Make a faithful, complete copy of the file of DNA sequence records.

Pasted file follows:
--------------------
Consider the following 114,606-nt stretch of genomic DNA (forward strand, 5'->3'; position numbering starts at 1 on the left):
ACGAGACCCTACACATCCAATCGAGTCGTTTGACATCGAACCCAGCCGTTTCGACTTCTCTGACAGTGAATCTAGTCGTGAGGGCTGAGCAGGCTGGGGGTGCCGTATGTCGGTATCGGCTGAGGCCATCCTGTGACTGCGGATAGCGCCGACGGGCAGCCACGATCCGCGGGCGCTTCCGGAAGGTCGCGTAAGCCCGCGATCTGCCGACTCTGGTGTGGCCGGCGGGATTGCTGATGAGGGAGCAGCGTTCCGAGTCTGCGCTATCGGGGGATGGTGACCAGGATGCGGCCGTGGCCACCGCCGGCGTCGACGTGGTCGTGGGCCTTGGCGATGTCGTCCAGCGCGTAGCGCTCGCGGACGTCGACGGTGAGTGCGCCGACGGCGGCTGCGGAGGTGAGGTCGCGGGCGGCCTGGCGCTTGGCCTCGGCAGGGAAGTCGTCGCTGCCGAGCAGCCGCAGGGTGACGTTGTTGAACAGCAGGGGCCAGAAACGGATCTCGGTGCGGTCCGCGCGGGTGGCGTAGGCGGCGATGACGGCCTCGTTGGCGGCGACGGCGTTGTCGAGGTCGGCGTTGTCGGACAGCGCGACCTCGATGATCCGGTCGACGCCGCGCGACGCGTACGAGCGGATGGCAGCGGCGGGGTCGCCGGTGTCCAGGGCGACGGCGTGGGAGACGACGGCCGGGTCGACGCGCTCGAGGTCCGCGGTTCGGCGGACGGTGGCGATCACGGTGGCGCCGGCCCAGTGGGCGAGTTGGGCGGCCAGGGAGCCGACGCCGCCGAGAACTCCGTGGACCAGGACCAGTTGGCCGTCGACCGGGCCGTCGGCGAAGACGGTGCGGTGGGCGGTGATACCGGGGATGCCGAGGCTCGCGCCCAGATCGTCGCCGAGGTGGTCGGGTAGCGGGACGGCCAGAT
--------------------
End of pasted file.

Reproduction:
Consider the following 114,606-nt stretch of genomic DNA (forward strand, 5'->3'; position numbering starts at 1 on the left):
ACGAGACCCTACACATCCAATCGAGTCGTTTGACATCGAACCCAGCCGTTTCGACTTCTCTGACAGTGAATCTAGTCGTGAGGGCTGAGCAGGCTGGGGGTGCCGTATGTCGGTATCGGCTGAGGCCATCCTGTGACTGCGGATAGCGCCGACGGGCAGCCACGATCCGCGGGCGCTTCCGGAAGGTCGCGTAAGCCCGCGATCTGCCGACTCTGGTGTGGCCGGCGGGATTGCTGATGAGGGAGCAGCGTTCCGAGTCTGCGCTATCGGGGGATGGTGACCAGGATGCGGCCGTGGCCACCGCCGGCGTCGACGTGGTCGTGGGCCTTGGCGATGTCGTCCAGCGCGTAGCGCTCGCGGACGTCGACGGTGAGTGCGCCGACGGCGGCTGCGGAGGTGAGGTCGCGGGCGGCCTGGCGCTTGGCCTCGGCAGGGAAGTCGTCGCTGCCGAGCAGCCGCAGGGTGACGTTGTTGAACAGCAGGGGCCAGAAACGGATCTCGGTGCGGTCCGCGCGGGTGGCGTAGGCGGCGATGACGGCCTCGTTGGCGGCGACGGCGTTGTCGAGGTCGGCGTTGTCGGACAGCGCGACCTCGATGATCCGGTCGACGCCGCGCGACGCGTACGAGCGGATGGCAGCGGCGGGGTCGCCGGTGTCCAGGGCGACGGCGTGGGAGACGACGGCCGGGTCGACGCGCTCGAGGTCCGCGGTTCGGCGGACGGTGGCGATCACGGTGGCGCCGGCCCAGTGGGCGAGTTGGGCGGCCAGGGAGCCGACGCCGCCGAGAACTCCGTGGACCAGGACCAGTTGGCCGTCGACCGGGCCGTCGGCGAAGACGGTGCGGTGGGCGGTGATACCGGGGATGCCGAGGCTCGCGCCCAGATCGTCGCCGAGGTGGTCGGGTAGCGGGACGGCCAGAT